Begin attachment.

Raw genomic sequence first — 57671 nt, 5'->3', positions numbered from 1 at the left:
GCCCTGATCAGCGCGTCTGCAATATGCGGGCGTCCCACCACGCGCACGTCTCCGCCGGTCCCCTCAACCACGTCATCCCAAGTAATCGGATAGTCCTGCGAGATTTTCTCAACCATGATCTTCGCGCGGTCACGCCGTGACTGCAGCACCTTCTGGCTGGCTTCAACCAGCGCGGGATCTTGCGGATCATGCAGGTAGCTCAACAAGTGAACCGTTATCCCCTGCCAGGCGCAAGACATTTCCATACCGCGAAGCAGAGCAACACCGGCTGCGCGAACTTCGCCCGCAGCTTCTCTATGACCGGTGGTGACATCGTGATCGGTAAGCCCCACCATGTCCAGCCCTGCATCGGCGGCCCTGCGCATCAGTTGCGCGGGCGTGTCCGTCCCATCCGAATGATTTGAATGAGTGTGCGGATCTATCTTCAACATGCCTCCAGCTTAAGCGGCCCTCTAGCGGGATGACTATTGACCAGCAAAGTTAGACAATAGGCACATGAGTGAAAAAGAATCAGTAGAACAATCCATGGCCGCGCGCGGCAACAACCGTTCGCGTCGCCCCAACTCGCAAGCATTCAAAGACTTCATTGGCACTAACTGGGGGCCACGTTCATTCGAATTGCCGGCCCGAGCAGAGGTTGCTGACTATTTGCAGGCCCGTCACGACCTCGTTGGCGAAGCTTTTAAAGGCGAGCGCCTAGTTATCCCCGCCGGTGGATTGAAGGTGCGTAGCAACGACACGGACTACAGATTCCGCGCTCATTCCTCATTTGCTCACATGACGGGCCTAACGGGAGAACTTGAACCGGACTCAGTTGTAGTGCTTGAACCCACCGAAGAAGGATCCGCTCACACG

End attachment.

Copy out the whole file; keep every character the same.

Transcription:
Raw genomic sequence first — 57671 nt, 5'->3', positions numbered from 1 at the left:
GCCCTGATCAGCGCGTCTGCAATATGCGGGCGTCCCACCACGCGCACGTCTCCGCCGGTCCCCTCAACCACGTCATCCCAAGTAATCGGATAGTCCTGCGAGATTTTCTCAACCATGATCTTCGCGCGGTCACGCCGTGACTGCAGCACCTTCTGGCTGGCTTCAACCAGCGCGGGATCTTGCGGATCATGCAGGTAGCTCAACAAGTGAACCGTTATCCCCTGCCAGGCGCAAGACATTTCCATACCGCGAAGCAGAGCAACACCGGCTGCGCGAACTTCGCCCGCAGCTTCTCTATGACCGGTGGTGACATCGTGATCGGTAAGCCCCACCATGTCCAGCCCTGCATCGGCGGCCCTGCGCATCAGTTGCGCGGGCGTGTCCGTCCCATCCGAATGATTTGAATGAGTGTGCGGATCTATCTTCAACATGCCTCCAGCTTAAGCGGCCCTCTAGCGGGATGACTATTGACCAGCAAAGTTAGACAATAGGCACATGAGTGAAAAAGAATCAGTAGAACAATCCATGGCCGCGCGCGGCAACAACCGTTCGCGTCGCCCCAACTCGCAAGCATTCAAAGACTTCATTGGCACTAACTGGGGGCCACGTTCATTCGAATTGCCGGCCCGAGCAGAGGTTGCTGACTATTTGCAGGCCCGTCACGACCTCGTTGGCGAAGCTTTTAAAGGCGAGCGCCTAGTTATCCCCGCCGGTGGATTGAAGGTGCGTAGCAACGACACGGACTACAGATTCCGCGCTCATTCCTCATTTGCTCACATGACGGGCCTAACGGGAGAACTTGAACCGGACTCAGTTGTAGTGCTTGAACCCACCGAAGAAGGATCCGCTCACACG